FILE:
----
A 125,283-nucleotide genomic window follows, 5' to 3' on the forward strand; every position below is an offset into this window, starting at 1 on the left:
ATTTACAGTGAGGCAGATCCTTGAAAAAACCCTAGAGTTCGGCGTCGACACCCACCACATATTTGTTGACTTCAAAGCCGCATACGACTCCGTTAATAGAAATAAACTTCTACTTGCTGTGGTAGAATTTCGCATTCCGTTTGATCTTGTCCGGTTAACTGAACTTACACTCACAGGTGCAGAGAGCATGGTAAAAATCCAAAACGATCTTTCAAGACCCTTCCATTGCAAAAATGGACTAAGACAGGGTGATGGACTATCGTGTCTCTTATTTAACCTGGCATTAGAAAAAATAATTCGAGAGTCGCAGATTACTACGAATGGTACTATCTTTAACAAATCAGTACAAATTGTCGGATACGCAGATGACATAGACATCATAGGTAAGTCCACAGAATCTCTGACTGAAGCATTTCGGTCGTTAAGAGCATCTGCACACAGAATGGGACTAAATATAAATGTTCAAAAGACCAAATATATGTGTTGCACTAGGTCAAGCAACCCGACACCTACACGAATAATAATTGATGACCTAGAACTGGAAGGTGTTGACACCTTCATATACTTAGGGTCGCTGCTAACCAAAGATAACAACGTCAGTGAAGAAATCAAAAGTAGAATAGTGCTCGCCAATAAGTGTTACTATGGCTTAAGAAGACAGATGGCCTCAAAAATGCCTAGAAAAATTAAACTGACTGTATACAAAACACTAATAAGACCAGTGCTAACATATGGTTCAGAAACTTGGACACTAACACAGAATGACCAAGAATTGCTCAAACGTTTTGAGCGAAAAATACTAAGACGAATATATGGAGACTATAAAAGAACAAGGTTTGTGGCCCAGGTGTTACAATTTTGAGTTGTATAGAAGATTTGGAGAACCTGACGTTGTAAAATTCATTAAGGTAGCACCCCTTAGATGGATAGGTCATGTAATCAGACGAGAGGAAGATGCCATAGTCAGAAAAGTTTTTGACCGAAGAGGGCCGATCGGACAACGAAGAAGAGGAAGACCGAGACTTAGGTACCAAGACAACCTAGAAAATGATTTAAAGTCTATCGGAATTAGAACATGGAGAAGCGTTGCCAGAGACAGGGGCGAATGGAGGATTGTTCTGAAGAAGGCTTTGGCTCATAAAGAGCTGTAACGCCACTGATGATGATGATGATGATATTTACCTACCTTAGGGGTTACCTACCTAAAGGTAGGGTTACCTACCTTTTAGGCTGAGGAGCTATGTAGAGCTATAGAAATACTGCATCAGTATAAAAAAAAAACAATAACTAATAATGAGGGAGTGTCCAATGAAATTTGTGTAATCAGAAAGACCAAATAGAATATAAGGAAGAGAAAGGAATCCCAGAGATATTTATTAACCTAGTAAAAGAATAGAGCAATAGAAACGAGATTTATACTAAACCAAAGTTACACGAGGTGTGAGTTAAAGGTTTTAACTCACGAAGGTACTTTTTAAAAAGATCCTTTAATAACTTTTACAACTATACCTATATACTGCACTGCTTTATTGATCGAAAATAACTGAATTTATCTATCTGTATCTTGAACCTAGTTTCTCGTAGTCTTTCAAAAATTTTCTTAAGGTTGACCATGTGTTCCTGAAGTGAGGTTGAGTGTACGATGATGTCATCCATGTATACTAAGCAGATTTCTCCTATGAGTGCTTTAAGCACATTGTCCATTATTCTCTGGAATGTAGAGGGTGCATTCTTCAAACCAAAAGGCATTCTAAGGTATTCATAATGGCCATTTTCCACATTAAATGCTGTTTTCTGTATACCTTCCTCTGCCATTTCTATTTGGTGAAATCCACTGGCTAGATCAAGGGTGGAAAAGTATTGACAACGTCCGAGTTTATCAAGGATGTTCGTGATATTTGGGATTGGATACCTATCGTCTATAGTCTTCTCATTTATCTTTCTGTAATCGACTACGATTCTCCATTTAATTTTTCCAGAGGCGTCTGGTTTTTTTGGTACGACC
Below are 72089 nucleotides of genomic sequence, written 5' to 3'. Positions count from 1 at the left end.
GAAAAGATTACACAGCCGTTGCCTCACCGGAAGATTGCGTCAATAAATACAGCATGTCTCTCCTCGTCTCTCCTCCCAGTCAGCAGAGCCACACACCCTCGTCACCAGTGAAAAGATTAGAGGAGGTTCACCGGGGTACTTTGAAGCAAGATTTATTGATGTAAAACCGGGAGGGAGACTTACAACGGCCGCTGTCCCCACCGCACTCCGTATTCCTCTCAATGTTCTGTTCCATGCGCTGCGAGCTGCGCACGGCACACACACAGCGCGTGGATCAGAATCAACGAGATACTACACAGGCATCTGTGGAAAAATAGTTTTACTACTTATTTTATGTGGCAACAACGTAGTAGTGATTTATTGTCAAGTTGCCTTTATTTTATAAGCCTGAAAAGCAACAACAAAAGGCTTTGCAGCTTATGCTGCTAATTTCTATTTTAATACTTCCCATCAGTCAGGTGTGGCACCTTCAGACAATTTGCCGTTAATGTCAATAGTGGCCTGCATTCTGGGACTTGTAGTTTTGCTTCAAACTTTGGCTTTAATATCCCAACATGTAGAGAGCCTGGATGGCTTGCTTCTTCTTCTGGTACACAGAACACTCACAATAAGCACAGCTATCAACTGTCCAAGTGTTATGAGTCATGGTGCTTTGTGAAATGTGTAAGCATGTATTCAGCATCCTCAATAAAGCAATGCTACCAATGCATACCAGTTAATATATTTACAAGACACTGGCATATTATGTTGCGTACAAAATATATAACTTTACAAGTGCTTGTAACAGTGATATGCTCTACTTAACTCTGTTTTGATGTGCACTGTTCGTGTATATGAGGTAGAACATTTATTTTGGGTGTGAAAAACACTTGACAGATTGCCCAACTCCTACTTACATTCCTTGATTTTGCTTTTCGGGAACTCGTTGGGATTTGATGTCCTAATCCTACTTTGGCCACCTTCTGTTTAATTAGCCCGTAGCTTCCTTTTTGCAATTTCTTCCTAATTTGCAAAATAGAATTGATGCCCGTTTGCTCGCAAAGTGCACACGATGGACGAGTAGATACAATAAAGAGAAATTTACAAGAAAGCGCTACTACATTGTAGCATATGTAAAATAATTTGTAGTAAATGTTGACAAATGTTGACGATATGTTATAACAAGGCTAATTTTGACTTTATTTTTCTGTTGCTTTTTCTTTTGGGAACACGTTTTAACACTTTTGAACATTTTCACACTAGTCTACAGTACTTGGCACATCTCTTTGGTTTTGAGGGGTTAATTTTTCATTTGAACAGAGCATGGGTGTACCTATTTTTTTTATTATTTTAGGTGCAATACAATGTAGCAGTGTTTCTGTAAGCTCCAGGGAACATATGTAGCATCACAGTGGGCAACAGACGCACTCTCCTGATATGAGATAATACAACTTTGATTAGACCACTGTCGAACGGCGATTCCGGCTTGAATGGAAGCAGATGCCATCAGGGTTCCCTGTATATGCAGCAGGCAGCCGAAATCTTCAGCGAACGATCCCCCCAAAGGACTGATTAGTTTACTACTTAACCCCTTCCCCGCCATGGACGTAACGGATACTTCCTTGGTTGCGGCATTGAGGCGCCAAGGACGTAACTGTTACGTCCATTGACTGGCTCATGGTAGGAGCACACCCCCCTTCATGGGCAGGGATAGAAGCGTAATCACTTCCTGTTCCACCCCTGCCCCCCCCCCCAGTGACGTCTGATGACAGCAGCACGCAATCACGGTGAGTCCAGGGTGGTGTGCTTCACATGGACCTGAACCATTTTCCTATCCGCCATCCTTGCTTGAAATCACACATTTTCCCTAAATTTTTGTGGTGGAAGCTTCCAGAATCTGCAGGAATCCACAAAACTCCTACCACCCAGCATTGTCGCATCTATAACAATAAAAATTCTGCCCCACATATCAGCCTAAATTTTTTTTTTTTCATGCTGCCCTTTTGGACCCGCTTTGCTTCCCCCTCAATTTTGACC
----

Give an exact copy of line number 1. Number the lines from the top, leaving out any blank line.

A 125,283-nucleotide genomic window follows, 5' to 3' on the forward strand; every position below is an offset into this window, starting at 1 on the left: